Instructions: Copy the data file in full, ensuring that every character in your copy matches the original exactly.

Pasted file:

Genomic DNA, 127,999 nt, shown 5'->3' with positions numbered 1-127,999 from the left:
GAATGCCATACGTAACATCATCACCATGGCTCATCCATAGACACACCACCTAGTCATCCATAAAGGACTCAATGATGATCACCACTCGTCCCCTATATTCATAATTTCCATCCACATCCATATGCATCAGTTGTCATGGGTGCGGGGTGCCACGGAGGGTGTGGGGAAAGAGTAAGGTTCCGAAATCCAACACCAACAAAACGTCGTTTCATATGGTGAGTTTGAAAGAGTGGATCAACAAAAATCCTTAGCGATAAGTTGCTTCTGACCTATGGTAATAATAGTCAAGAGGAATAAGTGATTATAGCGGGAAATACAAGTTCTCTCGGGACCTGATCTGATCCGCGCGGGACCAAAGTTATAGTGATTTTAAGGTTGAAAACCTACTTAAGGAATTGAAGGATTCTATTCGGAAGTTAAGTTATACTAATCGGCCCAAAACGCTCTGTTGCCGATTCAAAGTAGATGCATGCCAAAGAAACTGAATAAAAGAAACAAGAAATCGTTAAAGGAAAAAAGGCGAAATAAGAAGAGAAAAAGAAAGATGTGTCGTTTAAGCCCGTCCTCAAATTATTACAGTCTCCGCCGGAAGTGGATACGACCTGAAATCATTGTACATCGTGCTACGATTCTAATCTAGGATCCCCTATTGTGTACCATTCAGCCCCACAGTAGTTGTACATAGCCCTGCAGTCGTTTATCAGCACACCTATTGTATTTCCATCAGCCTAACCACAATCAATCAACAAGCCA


Genomic DNA, 127,999 nt, shown 5'->3' with positions numbered 1-127,999 from the left:
GAATGCCATACGTAACATCATCACCATGGCTCATCCATAGACACACCACCTAGTCATCCATAAAGGACTCAATGATGATCACCACTCGTCCCCTATATTCATAATTTCCATCCACATCCATATGCATCAGTTGTCATGGGTGCGGGGTGCCACGGAGGGTGTGGGGAAAGAGTAAGGTTCCGAAATCCAACACCAACAAAACGTCGTTTCATATGGTGAGTTTGAAAGAGTGGATCAACAAAAATCCTTAGCGATAAGTTGCTTCTGACCTATGGTAATAATAGTCAAGAGGAATAAGTGATTATAGCGGGAAATACAAGTTCTCTCGGGACCTGATCTGATCCGCGCGGGACCAAAGTTATAGTGATTTTAAGGTTGAAAACCTACTTAAGGAATTGAAGGATTCTATTCGGAAGTTAAGTTATACTAATCGGCCCAAAACGCTCTGTTGCCGATTCAAAGTAGATGCATGCCAAAGAAACTGAATAAAAGAAACAAGAAATCGTTAAAGGAAAAAAGGCGAAATAAGAAGAGAAAAAGAAAGATGTGTCGTTTAAGCCCGTCCTCAAATTATTACAGTCTCCGCCGGAAGTGGATACGACCTGAAATCATTGTACATCGTGCTACGATTCTAATCTAGGATCCCCTATTGTGTACCATTCAGCCCCACAGTAGTTGTACATAGCCCTGCAGTCGTTTATCAGCACACCTATTGTATTTCCATCAGCCTAACCACAATCAATCAACAAGCCA